Sri Lanka College of Psychiatrists gives 6 reasons for opposing legalising cultivation of cannabis


by Sri Lanka College of Psychiatrists

Recently, there have been several requests to legalise the cultivation of cannabis, a dangerous drug according to the Poisons, Opium, and Dangerous Drugs Ordinance of Sri Lanka.

We, as mental health specialists in this country, are very concerned about this, as cannabis has been shown to cause extensive, and sometimes irreversible, damage to physical, psychological and social health of our people and communities, especially our children and adolescents, and future generations.

Cannabis, classified as a dangerous drug by the United Nations as well, contains many toxic chemicals. Tetrahydrocannabinol (THC) is the most addictive chemical as it acts on neural receptors in the human brain

(1). Cannabis is shown to cause or exacerbate many serious mental illnesses including schizophrenia and other psychoses, bipolar affective disorder, anxiety disorders including panic attacks, depression, dependence (addiction), among many other mental health issues such as self-harm/ suicide

(2). It is also known to cause impairment of brain development, intelligence and education in children and youth, which is a grave concern

(3). Cannabis smoke contains carcinogens and irritants, and causes chronic bronchitis and increase risk of lung infections

(4). Cannabis intoxication has been clearly linked to increased road traffic accidents including fatal crashes

(5). Cannabis smoke is also harmful to others who are around smokers, especially pregnant mothers and their babies

(6). Cannabis use increases the risk of using other illicit drugs.

We as Psychiatrists of this country, daily witness many young people becoming mentally ill after using cannabis, including the over the counter preparations of cannabis in the form of ‘madana modaka’.

We also painfully witness the neglect of children, increased family problems, violence and poverty, when the father uses cannabis, as well as other substances.

It appears that one reason given to justify legalisation of growing cannabis is scarcity of supply of cannabis for Ayurvedic medical practice. The amount needed for Ayurvedic medicine could easily be supplied as in current practice through confiscated cannabis produce.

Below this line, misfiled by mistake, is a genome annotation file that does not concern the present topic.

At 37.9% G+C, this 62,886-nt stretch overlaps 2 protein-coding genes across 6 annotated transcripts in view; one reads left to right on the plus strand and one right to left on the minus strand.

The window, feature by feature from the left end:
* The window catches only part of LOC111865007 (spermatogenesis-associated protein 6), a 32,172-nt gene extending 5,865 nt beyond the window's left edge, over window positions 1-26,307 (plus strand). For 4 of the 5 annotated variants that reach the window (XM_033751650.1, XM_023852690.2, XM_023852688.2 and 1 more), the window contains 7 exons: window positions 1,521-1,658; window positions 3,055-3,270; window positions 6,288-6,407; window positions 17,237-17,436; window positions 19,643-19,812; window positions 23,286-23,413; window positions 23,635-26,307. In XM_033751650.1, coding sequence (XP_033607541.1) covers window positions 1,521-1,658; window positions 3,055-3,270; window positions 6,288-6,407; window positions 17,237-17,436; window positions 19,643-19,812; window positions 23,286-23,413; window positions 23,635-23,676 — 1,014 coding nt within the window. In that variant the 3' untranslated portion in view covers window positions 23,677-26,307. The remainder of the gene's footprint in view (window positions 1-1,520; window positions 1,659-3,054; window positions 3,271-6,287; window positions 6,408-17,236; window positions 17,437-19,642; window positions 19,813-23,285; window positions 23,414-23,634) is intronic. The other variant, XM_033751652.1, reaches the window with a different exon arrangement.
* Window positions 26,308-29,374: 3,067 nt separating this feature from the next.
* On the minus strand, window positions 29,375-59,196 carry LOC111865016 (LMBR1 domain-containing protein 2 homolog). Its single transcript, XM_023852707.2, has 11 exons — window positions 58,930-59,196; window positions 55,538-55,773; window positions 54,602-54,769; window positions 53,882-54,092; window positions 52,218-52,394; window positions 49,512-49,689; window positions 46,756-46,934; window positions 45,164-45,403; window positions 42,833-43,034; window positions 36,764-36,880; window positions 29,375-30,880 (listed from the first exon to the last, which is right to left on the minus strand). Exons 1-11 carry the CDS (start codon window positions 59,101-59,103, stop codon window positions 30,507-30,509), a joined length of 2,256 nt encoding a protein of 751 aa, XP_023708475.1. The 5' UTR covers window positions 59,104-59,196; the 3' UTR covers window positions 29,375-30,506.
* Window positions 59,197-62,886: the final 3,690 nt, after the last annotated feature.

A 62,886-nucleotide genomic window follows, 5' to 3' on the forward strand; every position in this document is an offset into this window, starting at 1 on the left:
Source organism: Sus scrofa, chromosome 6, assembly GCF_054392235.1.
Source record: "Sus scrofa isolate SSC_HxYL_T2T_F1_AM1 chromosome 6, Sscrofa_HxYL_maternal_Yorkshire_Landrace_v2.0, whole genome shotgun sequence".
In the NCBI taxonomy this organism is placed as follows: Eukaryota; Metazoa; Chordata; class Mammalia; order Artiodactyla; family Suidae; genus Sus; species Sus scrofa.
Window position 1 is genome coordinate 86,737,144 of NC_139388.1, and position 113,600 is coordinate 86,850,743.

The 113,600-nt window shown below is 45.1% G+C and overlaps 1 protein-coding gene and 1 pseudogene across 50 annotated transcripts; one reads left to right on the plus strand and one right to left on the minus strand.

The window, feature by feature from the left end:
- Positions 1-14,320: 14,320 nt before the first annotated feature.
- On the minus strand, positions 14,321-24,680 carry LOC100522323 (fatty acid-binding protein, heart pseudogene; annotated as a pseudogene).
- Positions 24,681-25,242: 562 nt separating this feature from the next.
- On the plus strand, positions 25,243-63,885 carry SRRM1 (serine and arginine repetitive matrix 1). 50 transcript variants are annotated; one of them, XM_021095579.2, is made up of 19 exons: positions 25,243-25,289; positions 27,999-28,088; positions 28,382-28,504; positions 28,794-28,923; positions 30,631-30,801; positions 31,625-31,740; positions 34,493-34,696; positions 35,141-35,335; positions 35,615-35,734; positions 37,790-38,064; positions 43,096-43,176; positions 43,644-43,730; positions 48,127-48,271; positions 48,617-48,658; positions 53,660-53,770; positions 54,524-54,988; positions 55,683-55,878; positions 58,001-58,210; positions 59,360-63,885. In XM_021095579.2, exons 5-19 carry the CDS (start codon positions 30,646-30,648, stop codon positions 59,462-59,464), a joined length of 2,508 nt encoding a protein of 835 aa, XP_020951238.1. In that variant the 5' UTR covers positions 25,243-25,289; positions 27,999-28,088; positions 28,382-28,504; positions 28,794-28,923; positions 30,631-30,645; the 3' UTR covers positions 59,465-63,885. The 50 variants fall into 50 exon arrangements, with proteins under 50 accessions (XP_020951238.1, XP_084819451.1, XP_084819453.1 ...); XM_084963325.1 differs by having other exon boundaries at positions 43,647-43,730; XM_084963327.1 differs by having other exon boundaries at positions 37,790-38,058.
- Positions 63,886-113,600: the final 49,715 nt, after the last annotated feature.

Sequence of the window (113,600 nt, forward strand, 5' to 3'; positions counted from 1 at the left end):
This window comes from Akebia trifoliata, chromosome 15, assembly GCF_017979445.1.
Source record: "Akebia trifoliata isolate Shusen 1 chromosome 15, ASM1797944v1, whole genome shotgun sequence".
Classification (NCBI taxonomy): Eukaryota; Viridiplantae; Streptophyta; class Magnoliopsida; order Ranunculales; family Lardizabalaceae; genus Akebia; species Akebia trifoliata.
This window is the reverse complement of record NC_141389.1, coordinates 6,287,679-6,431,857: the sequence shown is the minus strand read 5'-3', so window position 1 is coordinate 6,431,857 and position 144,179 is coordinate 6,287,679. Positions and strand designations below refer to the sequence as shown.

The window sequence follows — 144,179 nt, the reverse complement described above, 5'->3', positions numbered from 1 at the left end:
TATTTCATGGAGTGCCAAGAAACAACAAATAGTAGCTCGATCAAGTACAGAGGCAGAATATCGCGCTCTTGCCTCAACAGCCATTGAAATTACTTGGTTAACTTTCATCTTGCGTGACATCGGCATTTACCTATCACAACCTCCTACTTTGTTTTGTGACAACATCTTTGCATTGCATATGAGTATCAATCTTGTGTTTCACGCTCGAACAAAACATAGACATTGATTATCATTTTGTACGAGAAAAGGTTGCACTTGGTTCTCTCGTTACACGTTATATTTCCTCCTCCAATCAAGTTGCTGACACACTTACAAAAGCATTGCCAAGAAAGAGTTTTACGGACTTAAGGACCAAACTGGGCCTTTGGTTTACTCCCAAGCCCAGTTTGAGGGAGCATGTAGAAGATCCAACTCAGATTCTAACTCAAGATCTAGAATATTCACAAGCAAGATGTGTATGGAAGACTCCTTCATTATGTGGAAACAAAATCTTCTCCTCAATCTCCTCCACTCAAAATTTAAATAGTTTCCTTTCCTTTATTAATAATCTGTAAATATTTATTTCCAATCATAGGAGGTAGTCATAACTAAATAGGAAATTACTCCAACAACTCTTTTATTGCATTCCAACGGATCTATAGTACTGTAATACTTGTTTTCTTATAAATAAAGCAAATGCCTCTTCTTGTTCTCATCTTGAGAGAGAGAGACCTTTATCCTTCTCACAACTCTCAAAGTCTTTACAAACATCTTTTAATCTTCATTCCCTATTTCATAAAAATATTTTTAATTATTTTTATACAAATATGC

Derivatives of opium are also considered dangerous drugs and are used by both Ayurvedic and Western systems of medicine, with no calls for legalisation of growing the poppy plant! A well-developed system of obtaining opium derivatives is in operation and legalised cultivation is not a necessity at all.

Cannabis derivatives are not important medicines in the Western Medical system. They are very infrequently used in rare cases of neuropathic pain in AIDS patients, in multiple sclerosis and for vomiting.

There are many alternatives, and more effective, medicines available for these conditions, while the scientific evidence base for effectiveness of cannabis derivatives are either low or questionable.

Many organised groups and persons advocate through social media to legalise cannabis cultivation citing bogus benefits of cannabis with no scientific evidence to support their false claims. It is imperative to investigate the true objectives and the agenda of these forces, as what they essentially support is the cultivation of genetically modified cannabis plants commercially produced by foreign companies.
Cannabis is classified as a dangerous narcotic in international conventions dealing with drugs. Cultivation of cannabis is prohibited by law, namely the Poisons, Opium and Dangerous Drugs Ordinances of Sri Lanka. R

Regretabally there appears to be a concerted heavily funded campaign to influence certain leaders and decision makers to change this law, paving way to popularisation of cannabis as a legal narcotic drug.

Cannabis will not bring economic development for this country. There cannot be an economic benefit by damaging the physical, psychological and social health of our society. As is already shown by health economics related to alcohol and tobacco, the net result would be a huge long- term economical loss and an impediment to the development of the country.

Our country is already burdened and suffering due to heroin and other illicit drug of abuse. We are thankful to the government for taking effective measures to combat this by its actions to curb the supply of these dangerous drugs.

The Sri Lanka College of Psychiatrists, the professional body of Psychiatrists in Sri Lanka, earnestly requests the government not to legalise the cultivation of cannabis.

The post Sri Lanka College of Psychiatrists gives 6 reasons for opposing legalising cultivation of cannabis appeared first on NewsWire.

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